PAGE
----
Multi-modal Pedestrian Detection

Multi-modal Pedestrian Detection

Thesis director: Dr. Antonio López Peña (Computer Vision Center & Dep. of Computer Science, Universitat Autònoma de Barcelona, Spain)    


Pedestrian detection continues to be an extremely challenging problem in real scenarios, in which situations like illumination changes, noisy images, unexpected objects, uncontrolled scenarios and variant appearance of objects occur constantly. All these problems force the development of more robust detectors for relevant applications like vision-based autonomous vehicles, intelligent surveillance, and pedestrian tracking for behavior analysis. Most reliable vision-based pedestrian detectors base their decision on features extracted using a single sensor capturing complementary features, e.g., appearance, and texture. These features usually are extracted from the current frame, ignoring temporal information, or including it in a post process step e.g., tracking or temporal coherence. Taking into account these issues we formulate the following question: can we generate more robust pedestrian detectors by introducing new information sources in the feature extraction step?

In order to answer this question we develop different approaches for introducing new information sources to well-known pedestrian detectors. We start by the inclusion of temporal information following the Stacked Sequential Learning (SSL) paradigm which suggests that information extracted from the neighboring samples in a sequence can improve the accuracy of a base classifier.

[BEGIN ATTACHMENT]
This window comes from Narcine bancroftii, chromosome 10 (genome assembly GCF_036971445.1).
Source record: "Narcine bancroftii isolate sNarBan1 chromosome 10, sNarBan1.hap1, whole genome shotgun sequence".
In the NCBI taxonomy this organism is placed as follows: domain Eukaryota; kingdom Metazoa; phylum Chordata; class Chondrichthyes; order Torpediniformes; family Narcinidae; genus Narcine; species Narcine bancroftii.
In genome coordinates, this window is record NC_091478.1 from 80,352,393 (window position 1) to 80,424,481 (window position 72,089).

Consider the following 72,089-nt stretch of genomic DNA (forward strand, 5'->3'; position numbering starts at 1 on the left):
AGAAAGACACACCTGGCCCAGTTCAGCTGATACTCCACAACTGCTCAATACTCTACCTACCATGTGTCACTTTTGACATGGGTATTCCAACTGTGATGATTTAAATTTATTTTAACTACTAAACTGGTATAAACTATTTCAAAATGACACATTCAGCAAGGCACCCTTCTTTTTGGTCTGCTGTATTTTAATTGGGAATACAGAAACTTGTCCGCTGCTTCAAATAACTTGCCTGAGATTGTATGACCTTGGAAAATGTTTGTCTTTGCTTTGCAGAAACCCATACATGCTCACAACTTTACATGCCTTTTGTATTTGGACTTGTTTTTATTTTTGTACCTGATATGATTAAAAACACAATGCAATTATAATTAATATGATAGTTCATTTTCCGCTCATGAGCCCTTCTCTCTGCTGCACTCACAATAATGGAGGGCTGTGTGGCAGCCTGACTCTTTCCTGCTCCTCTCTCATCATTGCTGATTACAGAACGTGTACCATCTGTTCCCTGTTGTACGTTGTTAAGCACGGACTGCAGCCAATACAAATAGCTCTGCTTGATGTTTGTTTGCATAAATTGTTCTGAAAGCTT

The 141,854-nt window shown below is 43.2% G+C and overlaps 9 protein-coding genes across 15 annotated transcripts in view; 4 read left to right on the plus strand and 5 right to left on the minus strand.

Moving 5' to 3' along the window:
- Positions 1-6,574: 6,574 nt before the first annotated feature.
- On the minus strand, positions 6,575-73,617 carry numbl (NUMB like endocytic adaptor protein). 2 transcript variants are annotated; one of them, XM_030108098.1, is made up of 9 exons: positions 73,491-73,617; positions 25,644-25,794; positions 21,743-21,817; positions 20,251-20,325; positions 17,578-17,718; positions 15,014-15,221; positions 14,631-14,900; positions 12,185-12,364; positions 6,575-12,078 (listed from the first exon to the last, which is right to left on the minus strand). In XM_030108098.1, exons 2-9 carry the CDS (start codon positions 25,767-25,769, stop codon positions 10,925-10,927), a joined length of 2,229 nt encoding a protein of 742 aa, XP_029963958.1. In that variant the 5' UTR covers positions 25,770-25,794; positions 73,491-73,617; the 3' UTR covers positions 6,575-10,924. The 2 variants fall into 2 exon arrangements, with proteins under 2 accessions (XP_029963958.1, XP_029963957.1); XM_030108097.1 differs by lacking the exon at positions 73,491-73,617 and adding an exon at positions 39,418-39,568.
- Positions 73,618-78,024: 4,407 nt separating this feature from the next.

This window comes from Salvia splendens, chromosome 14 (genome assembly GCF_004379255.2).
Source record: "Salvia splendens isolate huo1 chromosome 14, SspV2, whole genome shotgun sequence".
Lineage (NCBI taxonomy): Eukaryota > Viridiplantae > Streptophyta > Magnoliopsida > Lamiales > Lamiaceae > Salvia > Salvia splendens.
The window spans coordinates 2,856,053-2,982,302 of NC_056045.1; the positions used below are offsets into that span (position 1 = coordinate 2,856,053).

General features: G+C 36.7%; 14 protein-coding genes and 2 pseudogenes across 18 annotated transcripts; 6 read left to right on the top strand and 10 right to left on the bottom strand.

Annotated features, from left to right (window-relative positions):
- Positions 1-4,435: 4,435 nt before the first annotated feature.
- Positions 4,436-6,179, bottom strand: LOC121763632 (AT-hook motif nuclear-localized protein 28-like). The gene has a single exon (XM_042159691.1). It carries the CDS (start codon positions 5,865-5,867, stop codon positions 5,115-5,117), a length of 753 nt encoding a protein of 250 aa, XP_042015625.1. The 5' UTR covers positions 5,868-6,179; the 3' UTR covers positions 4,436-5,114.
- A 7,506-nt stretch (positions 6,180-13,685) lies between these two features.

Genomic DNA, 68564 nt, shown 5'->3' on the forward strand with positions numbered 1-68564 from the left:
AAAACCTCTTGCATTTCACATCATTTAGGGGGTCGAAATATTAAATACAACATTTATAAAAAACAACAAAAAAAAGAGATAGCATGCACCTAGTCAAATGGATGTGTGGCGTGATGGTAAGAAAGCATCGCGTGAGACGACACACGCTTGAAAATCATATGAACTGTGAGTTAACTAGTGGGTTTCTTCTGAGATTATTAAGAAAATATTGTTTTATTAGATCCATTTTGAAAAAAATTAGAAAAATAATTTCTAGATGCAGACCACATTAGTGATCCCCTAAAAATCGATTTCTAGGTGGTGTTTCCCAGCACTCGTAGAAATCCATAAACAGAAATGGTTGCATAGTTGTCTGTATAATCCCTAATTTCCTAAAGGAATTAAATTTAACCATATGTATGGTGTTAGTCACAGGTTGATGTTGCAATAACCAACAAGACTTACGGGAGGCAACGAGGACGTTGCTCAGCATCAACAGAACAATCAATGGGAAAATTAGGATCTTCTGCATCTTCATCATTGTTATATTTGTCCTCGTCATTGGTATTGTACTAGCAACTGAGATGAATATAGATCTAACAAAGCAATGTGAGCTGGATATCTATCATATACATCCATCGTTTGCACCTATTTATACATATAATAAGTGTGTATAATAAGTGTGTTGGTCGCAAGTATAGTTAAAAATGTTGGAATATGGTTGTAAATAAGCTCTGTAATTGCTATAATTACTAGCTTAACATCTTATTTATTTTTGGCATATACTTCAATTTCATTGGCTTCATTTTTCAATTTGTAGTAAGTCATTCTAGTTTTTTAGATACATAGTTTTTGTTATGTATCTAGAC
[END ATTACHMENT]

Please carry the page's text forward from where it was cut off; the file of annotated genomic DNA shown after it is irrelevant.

We then focus on the inclusion of complementary information from different sensors like 3D point clouds (LIDAR - depth), far infrared images (FIR), or disparity maps (stereo pair cameras). For this end we develop a multi-modal framework in which information from different sensors is used for increasing detection accuracy (by increasing information redundancy). Finally we propose a multi-view pedestrian detector, this multi-view approach splits the detection problem in n sub-problems. Each sub-problem will detect objects in a given specific view reducing in that way the variability problem faced when a single detectors is used for the whole problem. We show that these approaches obtain competitive results with other state-of-the-art methods but instead of design new features, we reuse existing ones boosting their performance.